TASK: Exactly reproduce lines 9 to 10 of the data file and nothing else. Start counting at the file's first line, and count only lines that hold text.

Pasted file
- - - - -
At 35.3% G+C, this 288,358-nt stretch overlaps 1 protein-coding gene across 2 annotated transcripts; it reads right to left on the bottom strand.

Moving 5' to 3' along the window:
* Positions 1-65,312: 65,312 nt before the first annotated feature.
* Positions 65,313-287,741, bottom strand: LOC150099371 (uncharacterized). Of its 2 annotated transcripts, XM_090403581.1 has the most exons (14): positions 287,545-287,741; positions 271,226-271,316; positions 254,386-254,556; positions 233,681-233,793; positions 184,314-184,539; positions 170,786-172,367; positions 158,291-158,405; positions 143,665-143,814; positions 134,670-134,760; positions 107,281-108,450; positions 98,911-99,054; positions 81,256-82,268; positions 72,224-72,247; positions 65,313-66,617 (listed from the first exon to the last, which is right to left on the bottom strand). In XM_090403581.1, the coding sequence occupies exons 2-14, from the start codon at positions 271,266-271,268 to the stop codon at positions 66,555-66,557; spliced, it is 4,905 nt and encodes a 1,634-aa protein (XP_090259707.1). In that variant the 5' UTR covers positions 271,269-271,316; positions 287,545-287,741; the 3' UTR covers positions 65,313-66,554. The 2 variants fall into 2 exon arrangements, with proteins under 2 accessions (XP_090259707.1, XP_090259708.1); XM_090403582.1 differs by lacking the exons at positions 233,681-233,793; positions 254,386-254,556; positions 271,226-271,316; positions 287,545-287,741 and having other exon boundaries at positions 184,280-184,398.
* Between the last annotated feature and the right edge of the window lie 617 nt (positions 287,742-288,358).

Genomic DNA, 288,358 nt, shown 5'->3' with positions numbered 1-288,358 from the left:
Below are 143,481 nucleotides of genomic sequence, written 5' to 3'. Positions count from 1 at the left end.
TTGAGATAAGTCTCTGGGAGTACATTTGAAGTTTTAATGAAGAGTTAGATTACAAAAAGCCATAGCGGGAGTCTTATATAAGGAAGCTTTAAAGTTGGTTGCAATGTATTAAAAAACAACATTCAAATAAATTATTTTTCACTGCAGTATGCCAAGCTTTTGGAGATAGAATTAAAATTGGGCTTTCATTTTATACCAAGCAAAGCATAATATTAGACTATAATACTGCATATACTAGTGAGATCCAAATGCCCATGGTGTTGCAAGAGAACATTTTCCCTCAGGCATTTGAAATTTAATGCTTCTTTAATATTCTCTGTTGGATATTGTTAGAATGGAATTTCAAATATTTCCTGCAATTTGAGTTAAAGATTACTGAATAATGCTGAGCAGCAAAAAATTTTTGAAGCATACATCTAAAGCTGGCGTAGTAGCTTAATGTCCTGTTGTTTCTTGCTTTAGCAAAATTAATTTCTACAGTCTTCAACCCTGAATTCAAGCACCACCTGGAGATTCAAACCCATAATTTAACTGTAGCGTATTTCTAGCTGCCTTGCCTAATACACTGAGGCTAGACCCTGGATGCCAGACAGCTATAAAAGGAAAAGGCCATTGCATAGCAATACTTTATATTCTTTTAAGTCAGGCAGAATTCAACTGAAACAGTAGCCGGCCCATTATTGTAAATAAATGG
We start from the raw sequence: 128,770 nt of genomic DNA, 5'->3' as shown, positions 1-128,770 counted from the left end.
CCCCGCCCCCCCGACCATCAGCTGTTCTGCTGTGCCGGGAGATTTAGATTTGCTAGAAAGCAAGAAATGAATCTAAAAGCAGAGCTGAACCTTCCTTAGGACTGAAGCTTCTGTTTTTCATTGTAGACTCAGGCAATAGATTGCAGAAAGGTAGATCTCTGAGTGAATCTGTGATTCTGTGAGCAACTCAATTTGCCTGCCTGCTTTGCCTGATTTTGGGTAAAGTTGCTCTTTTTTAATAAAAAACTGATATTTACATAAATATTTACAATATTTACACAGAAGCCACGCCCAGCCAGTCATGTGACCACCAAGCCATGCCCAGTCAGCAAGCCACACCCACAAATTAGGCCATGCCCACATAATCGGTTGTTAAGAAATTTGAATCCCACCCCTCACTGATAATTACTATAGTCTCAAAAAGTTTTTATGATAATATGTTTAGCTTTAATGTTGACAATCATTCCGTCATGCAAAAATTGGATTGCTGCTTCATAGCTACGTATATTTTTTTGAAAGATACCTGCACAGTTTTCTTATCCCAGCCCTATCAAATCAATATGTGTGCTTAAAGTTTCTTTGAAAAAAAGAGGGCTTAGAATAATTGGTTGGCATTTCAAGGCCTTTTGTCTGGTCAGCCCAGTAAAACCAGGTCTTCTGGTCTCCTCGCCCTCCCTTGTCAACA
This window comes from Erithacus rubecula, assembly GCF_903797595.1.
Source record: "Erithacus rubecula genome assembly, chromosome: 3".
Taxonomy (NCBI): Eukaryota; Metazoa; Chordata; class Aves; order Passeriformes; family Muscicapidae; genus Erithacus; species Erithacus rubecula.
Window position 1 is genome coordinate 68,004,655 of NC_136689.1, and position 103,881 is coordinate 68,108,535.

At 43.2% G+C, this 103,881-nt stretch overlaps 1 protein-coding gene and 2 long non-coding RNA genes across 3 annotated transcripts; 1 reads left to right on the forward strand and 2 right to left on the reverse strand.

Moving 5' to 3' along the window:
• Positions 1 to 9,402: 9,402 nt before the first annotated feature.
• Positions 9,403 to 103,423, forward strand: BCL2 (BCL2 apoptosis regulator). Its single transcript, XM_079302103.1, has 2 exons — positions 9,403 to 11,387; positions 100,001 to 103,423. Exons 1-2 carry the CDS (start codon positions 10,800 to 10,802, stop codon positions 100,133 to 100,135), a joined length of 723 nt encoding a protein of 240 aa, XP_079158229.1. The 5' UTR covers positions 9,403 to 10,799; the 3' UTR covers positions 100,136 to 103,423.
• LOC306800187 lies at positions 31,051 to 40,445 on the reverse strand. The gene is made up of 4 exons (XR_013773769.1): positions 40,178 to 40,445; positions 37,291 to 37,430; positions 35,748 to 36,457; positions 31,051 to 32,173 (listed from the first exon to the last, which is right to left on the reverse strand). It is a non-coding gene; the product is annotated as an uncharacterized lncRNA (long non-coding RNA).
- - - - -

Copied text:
We start from the raw sequence: 128,770 nt of genomic DNA, 5'->3' as shown, positions 1-128,770 counted from the left end.
CCCCGCCCCCCCGACCATCAGCTGTTCTGCTGTGCCGGGAGATTTAGATTTGCTAGAAAGCAAGAAATGAATCTAAAAGCAGAGCTGAACCTTCCTTAGGACTGAAGCTTCTGTTTTTCATTGTAGACTCAGGCAATAGATTGCAGAAAGGTAGATCTCTGAGTGAATCTGTGATTCTGTGAGCAACTCAATTTGCCTGCCTGCTTTGCCTGATTTTGGGTAAAGTTGCTCTTTTTTAATAAAAAACTGATATTTACATAAATATTTACAATATTTACACAGAAGCCACGCCCAGCCAGTCATGTGACCACCAAGCCATGCCCAGTCAGCAAGCCACACCCACAAATTAGGCCATGCCCACATAATCGGTTGTTAAGAAATTTGAATCCCACCCCTCACTGATAATTACTATAGTCTCAAAAAGTTTTTATGATAATATGTTTAGCTTTAATGTTGACAATCATTCCGTCATGCAAAAATTGGATTGCTGCTTCATAGCTACGTATATTTTTTTGAAAGATACCTGCACAGTTTTCTTATCCCAGCCCTATCAAATCAATATGTGTGCTTAAAGTTTCTTTGAAAAAAAGAGGGCTTAGAATAATTGGTTGGCATTTCAAGGCCTTTTGTCTGGTCAGCCCAGTAAAACCAGGTCTTCTGGTCTCCTCGCCCTCCCTTGTCAACA